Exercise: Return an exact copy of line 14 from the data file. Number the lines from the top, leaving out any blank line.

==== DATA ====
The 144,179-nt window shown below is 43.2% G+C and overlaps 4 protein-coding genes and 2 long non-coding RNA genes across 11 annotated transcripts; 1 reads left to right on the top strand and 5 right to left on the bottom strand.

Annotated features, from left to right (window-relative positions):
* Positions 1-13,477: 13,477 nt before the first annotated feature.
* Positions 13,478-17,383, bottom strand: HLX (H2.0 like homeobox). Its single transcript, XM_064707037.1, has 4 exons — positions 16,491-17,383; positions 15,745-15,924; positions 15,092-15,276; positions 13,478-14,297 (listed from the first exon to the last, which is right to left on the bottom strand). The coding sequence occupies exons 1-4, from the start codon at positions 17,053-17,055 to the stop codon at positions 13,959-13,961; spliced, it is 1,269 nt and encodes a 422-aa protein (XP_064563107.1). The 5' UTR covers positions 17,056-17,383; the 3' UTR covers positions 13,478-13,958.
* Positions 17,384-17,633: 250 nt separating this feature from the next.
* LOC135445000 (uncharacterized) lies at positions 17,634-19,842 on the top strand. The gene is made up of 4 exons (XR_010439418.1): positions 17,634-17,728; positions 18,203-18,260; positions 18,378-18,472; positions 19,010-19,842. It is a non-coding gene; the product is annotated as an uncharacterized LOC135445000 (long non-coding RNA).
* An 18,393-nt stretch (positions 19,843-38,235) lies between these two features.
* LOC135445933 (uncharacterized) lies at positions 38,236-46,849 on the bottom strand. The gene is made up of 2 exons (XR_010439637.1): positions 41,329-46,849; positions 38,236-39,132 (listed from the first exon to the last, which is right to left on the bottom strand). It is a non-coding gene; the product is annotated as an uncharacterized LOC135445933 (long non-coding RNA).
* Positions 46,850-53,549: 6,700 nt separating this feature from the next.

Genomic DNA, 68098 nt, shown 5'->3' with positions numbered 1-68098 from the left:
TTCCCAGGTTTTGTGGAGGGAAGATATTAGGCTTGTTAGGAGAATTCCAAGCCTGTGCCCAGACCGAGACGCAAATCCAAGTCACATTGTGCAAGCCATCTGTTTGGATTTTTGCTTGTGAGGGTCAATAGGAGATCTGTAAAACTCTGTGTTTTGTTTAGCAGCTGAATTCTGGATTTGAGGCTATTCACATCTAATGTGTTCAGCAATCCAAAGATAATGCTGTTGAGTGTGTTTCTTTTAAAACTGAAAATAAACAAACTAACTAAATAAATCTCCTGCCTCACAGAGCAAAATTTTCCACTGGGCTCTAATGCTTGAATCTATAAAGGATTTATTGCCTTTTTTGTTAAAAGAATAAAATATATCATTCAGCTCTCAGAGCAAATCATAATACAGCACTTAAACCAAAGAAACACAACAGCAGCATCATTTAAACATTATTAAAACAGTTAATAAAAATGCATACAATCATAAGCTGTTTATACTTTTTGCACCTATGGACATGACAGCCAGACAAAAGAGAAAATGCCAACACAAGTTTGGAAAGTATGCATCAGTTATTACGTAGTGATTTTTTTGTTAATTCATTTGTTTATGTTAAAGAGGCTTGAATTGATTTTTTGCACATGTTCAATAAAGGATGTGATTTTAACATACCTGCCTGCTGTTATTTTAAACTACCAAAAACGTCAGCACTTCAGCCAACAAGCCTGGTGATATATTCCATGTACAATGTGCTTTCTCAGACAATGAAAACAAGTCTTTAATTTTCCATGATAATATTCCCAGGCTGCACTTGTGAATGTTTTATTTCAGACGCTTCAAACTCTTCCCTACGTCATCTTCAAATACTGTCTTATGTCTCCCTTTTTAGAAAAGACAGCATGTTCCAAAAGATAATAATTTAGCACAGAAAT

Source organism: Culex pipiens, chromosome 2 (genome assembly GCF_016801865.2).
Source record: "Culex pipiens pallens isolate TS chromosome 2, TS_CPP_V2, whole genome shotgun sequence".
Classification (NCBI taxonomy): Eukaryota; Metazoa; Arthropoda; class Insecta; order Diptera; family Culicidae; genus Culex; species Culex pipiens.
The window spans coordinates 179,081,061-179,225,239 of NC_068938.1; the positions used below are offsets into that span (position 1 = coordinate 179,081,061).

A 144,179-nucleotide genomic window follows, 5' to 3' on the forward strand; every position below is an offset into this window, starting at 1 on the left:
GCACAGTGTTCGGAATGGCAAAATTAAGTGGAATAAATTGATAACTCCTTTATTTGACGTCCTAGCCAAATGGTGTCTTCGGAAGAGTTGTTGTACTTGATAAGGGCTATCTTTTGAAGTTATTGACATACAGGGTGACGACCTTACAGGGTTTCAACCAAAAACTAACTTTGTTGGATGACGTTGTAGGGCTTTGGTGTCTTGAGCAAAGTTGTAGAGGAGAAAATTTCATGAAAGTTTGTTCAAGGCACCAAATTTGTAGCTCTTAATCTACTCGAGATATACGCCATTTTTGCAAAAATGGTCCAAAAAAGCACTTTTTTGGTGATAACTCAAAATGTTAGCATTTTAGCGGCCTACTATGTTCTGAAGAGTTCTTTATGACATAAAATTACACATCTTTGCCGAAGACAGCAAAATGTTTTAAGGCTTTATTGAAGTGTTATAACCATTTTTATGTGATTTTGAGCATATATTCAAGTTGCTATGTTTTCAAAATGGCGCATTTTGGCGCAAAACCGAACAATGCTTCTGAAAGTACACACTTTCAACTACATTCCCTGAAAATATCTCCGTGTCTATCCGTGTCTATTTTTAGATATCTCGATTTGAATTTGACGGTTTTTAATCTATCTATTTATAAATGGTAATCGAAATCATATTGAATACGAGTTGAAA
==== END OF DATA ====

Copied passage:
Classification (NCBI taxonomy): Eukaryota; Metazoa; Arthropoda; class Insecta; order Diptera; family Culicidae; genus Culex; species Culex pipiens.